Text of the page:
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January 28 2016 -Occasionally a product comes along that makes everything that came before it seem archaic. For us, SRAM Red eTap is such a product. Spend hours fishing wires or cables through a frame? Peering into tiny holes with flashlights? Frames with holes drilled and molded in them for wires? Wires? It’s 2016, only your table lamp needs wires. Hell, Cable TV is a dinosaur.
When SRAM offered to come by our Tech HQ in Ojai, Ca and have SRAM Technical Rep and eTap master, Nate Newton, do a Red eTap install for us on a flashy new Specialized S-Works Tarmac we jumped at the offer. We were still suffering PTSD from threading Di2 through the hyper integrated front end of a new Trek Madone and we couldn’t help but wonder, ‘Just how easy is eTap to install?’
RELATED: Check out our first ride report.
Our build began with everything in place but the eTap essentials – levers, derailleurs and blips. eTap really only needs four pieces to work – two levers and two derailleurs, but the optional Blips are a nice luxury.
The levers are installed like any traditional lever, just dial them into personal preference and tighten down.
Until wireless braking is a reality they are cabled and set up like Red of old. Luckily the Tarmac requires only internal routing of the rear brake and it threads through quickly.
Once the brakes are dialed the fun part starts. Nate started with the rear derailleur, again, bolt it on like a mechanical derailleur.
The front derailleur is installed like a mechanical SRAM Yaw derailleur. Correctly align the markings on the derailleur cage with the chainring and the derailleur can shift through all 22 gears with no need to trim. Don’t forget the little wedge that goes around back to ensure the powerful motor has a stiff surface to work against.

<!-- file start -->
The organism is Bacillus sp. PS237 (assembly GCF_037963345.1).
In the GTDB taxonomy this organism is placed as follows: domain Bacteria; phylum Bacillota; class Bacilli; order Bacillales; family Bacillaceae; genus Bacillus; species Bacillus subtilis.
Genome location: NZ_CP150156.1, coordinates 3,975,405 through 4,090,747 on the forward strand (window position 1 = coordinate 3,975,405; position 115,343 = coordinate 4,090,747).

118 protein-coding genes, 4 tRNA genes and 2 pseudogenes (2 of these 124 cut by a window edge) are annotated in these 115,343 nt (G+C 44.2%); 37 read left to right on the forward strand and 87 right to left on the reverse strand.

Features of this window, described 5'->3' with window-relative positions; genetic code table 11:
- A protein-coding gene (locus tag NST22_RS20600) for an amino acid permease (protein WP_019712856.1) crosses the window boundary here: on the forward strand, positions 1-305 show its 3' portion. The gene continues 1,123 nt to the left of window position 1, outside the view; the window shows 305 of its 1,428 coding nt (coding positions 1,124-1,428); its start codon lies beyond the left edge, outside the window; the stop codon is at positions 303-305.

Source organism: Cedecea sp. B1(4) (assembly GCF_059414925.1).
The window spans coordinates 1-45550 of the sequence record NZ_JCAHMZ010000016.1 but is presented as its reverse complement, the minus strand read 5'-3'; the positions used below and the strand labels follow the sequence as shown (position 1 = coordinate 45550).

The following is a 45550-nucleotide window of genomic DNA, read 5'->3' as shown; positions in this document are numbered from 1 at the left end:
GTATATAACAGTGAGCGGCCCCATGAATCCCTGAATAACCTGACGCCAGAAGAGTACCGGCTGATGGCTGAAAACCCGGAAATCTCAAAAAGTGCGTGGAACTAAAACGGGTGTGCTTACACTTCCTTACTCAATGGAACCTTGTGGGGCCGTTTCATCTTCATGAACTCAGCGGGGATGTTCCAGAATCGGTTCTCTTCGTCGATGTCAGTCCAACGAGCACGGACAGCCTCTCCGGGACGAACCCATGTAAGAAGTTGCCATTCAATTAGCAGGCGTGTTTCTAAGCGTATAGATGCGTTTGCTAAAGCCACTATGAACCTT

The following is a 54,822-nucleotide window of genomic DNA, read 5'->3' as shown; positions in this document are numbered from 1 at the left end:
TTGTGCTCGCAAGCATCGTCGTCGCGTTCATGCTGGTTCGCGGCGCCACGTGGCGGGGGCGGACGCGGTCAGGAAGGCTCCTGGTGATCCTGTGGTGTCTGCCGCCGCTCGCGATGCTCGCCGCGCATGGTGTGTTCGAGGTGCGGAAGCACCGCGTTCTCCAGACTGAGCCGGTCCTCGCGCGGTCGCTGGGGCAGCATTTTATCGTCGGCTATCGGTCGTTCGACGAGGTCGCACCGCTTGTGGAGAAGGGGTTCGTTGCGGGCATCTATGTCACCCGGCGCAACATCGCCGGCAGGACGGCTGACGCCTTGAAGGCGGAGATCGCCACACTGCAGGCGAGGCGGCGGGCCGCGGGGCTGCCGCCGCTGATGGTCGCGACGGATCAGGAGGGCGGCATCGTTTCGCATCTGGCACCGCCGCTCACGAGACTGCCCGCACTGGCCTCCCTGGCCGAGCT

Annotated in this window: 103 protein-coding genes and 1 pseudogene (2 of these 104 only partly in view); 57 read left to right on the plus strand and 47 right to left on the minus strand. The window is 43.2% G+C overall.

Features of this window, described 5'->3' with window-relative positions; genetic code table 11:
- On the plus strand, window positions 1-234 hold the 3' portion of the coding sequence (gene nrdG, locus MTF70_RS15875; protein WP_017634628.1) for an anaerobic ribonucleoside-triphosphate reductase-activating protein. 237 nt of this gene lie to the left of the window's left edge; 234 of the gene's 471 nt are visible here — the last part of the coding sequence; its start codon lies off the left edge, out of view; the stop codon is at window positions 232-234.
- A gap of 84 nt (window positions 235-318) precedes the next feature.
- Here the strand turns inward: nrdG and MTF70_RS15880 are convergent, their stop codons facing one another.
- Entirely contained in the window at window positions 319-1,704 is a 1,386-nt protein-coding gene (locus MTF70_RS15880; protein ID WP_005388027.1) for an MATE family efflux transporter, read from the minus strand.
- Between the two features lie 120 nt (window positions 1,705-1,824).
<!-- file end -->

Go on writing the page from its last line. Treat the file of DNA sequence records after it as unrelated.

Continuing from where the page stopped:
Then it was time to pair. Can you work an Apple TV? You have more than enough technical chops to do this. The rear derailleur is first since it is the master device. Hold the function button until the green light flashes slowly, then press and hold the front derailleur’s function button and when it flashes quickly, it is paired with the rear.
Then, one at a time, hold the function buttons on the inside of the levers until the rear derailleur flashes quickly. Then hit the function button on the rear to end the session. If you forget to do that it times out in 20 seconds anyway. It takes a minute… if you’re a slow poke.
Ensuring the limit screws are set correctly is a bit different than a mechanical system. Press the function button on the lever and when you click the lever itself the derailleur moves only .2mm, allowing precise alignment of every cog.
Once the low and high position are trimmed, just set the limit screws so they contact the stops at both ends.
Now it’s time to install the chain, the same length a Red 22 mechanical chain would be. Fine tuning the rear shifts can now be done using the same trim button used to help set high and low stops. You’ll know when it’s right because the bike will shift with almost no chain noise, thanks in part to the cassette’s stealth rings.
Since eTap requires both levers to initiate a front shift and mechanics only have two hands, a button on the front derailleur can shift it up and down for fine tuning.
Once paired and trimmed it’s time to set up your remote shifters, or Blips. With two ports on each lever you can run Blips on the drops and the tops. Each Blip mirrors the lever it is plugged into.
Nate showed us a trick way to tape the Blips, since they seem to be easier to use without bar tape over them. Cut a small hole in a short piece of tape, run it over the Blip, then as you tape the rest of the bars, roll the edge of the tape over as it passes by the Blip,which makes a very clean finish around the remote shifter.
While we don’t expect to be as fast or proficient as Nate, we feel confident we could now easily set up an eTap bike. The learning curve is short and shallow, showing eTap not only simplifies things for riders at the bars and frame manufacturers in design and production, but for mechanics too. Some may lament the loss of artistry that is necessary to dial in a mechanical set up perfectly, but there will always be a place for that type of skill, probably at a vintage shop, right next to the guy that still knows how to rebuild the carburetor in your 1968 Land Cruiser.